Tiger Mother's child-raising tips have women up in arms, but should set tills ringing
You have to hand it to Amy Chua and her publicists at Penguin. On the eve of releasing the US academic's new book, Battle Hymn of the Tiger Mother, someone had the genius idea of running a highly provocative column, 'Why Chinese mothers are superior', an excerpt from the book, in The Wall Street Journal. And, sure enough, it unleashed a storm across America, causing soul-searching and an outpouring of hate and doubt against Chua. That should sell some serious copies.
The controversy can now qualify as the Chua Affair, as the debate has spread far and wide around the world, with many people in print, on the internet and in the blogosphere defining their parental philosophy as being pro- or anti-Chua. Not bad for a column that is barely one-week old.
The point Chua, a law professor at Yale, makes is that Chinese mothers' harsh method of child-rearing - a highly regimental upbringing of all study and no play - for example, no play dates, no computer games and no sleepovers - produce superior and accomplished children far more often than the touchy-feely variety favoured by Western mothers. As one commentator puts it: 'Forget potty training; this is Pol Potty training. Ruthless, rote-learning and hell-bent on world domination.'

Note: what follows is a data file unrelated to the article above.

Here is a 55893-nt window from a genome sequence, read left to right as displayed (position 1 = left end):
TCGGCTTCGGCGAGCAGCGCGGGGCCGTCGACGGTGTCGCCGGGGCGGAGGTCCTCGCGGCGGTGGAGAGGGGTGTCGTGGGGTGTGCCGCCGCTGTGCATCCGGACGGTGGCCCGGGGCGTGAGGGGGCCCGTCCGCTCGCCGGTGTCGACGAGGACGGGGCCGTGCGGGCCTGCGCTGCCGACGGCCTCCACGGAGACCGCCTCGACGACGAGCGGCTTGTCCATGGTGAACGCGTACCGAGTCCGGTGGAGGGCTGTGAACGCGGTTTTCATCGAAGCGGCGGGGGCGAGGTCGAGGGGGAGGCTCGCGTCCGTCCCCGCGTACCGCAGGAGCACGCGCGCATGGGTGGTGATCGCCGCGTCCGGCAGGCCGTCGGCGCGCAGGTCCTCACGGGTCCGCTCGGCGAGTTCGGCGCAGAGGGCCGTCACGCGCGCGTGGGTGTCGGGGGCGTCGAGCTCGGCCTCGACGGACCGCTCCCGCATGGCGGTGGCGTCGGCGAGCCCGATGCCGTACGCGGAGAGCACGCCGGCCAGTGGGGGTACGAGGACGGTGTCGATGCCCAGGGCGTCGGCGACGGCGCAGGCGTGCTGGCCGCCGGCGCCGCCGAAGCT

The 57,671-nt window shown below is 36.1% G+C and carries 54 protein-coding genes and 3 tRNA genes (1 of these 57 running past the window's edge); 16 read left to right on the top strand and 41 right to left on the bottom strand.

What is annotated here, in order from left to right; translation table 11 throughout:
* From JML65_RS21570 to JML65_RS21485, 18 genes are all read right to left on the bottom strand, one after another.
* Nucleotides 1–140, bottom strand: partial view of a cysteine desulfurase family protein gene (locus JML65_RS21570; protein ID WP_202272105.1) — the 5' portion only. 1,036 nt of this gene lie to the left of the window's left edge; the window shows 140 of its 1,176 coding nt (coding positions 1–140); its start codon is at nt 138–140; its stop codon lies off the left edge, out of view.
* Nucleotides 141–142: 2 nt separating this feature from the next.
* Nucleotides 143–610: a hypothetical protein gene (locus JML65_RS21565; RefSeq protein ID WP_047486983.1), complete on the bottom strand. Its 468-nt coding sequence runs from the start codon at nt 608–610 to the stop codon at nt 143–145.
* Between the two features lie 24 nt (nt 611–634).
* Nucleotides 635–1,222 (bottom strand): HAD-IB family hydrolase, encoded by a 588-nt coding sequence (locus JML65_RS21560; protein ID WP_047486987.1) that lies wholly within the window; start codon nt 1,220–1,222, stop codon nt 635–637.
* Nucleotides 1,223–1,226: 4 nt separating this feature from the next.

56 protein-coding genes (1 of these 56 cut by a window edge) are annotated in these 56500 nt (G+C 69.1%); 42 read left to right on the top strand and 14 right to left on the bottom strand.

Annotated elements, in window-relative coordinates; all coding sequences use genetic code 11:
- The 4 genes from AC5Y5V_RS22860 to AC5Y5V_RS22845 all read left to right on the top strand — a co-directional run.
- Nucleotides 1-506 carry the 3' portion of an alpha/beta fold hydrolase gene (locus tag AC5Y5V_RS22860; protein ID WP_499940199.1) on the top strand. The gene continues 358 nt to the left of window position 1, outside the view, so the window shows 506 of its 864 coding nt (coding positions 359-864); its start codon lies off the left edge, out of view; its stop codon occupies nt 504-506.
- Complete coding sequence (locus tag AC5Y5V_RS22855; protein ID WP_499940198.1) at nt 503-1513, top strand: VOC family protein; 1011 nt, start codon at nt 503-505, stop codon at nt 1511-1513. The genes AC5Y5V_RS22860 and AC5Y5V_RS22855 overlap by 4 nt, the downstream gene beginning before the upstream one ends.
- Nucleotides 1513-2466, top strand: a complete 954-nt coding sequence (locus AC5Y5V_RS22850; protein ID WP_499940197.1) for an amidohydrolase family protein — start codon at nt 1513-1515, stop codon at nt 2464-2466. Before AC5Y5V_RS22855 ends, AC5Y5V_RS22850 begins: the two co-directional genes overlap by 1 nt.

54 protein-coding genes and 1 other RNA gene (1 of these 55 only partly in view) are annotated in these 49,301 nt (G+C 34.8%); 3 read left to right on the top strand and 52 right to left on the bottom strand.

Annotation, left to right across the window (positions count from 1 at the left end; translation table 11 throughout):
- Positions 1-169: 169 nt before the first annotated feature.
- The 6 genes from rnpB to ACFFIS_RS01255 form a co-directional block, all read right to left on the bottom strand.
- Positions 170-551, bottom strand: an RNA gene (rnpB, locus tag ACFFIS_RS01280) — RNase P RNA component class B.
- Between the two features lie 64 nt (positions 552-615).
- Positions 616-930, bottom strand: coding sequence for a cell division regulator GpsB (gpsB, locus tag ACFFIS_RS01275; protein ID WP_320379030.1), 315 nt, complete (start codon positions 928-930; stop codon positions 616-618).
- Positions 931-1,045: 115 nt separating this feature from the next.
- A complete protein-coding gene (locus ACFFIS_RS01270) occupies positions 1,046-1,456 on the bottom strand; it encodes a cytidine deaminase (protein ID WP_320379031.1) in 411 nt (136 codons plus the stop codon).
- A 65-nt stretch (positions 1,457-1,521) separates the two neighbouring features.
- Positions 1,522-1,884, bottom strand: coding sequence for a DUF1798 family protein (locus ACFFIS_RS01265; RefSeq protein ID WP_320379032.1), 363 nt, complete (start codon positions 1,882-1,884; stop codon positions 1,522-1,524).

It appears Chua and some of her friends are highly skilled at ruining a party. Chua relates with glee how she upset everyone at a party by admitting she once called one of her daughters 'garbage' because she was being disrespectful. In her previous book, World on Fire: How Exporting Free Market Democracy Breeds Ethnic Hatred and Global Instability, she wrote of how a friend, Mei Lan, almost got lynched after pronouncing loudly at a New York party shortly after September 11, 2001, that America had it coming because 'the world hates you'.
Hmm ... I guess Chua and her friend don't get invited to too many parties.